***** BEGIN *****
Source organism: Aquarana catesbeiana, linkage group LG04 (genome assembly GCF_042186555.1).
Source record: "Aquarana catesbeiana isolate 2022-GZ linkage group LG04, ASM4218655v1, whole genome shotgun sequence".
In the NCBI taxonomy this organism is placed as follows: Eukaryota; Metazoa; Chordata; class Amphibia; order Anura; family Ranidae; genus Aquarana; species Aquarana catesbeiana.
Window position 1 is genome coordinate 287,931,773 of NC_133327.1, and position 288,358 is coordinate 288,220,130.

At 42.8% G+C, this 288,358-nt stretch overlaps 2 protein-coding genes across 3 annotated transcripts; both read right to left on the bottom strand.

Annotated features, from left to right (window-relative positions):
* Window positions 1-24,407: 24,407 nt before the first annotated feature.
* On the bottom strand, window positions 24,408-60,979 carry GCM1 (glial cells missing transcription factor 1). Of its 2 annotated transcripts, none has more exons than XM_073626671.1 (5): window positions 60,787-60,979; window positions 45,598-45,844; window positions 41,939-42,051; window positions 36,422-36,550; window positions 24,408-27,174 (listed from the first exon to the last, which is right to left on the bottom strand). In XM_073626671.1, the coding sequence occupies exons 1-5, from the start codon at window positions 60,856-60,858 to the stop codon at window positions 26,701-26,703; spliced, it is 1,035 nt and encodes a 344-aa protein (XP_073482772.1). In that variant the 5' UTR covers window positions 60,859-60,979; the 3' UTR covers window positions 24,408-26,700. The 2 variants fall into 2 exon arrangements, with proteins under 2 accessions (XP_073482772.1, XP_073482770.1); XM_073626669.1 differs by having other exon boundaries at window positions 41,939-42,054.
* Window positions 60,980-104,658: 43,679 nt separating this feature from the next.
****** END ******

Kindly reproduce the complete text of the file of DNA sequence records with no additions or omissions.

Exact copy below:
Source organism: Aquarana catesbeiana, linkage group LG04 (genome assembly GCF_042186555.1).
Source record: "Aquarana catesbeiana isolate 2022-GZ linkage group LG04, ASM4218655v1, whole genome shotgun sequence".
In the NCBI taxonomy this organism is placed as follows: Eukaryota; Metazoa; Chordata; class Amphibia; order Anura; family Ranidae; genus Aquarana; species Aquarana catesbeiana.
Window position 1 is genome coordinate 287,931,773 of NC_133327.1, and position 288,358 is coordinate 288,220,130.

At 42.8% G+C, this 288,358-nt stretch overlaps 2 protein-coding genes across 3 annotated transcripts; both read right to left on the bottom strand.

Annotated features, from left to right (window-relative positions):
* Window positions 1-24,407: 24,407 nt before the first annotated feature.
* On the bottom strand, window positions 24,408-60,979 carry GCM1 (glial cells missing transcription factor 1). Of its 2 annotated transcripts, none has more exons than XM_073626671.1 (5): window positions 60,787-60,979; window positions 45,598-45,844; window positions 41,939-42,051; window positions 36,422-36,550; window positions 24,408-27,174 (listed from the first exon to the last, which is right to left on the bottom strand). In XM_073626671.1, the coding sequence occupies exons 1-5, from the start codon at window positions 60,856-60,858 to the stop codon at window positions 26,701-26,703; spliced, it is 1,035 nt and encodes a 344-aa protein (XP_073482772.1). In that variant the 5' UTR covers window positions 60,859-60,979; the 3' UTR covers window positions 24,408-26,700. The 2 variants fall into 2 exon arrangements, with proteins under 2 accessions (XP_073482772.1, XP_073482770.1); XM_073626669.1 differs by having other exon boundaries at window positions 41,939-42,054.
* Window positions 60,980-104,658: 43,679 nt separating this feature from the next.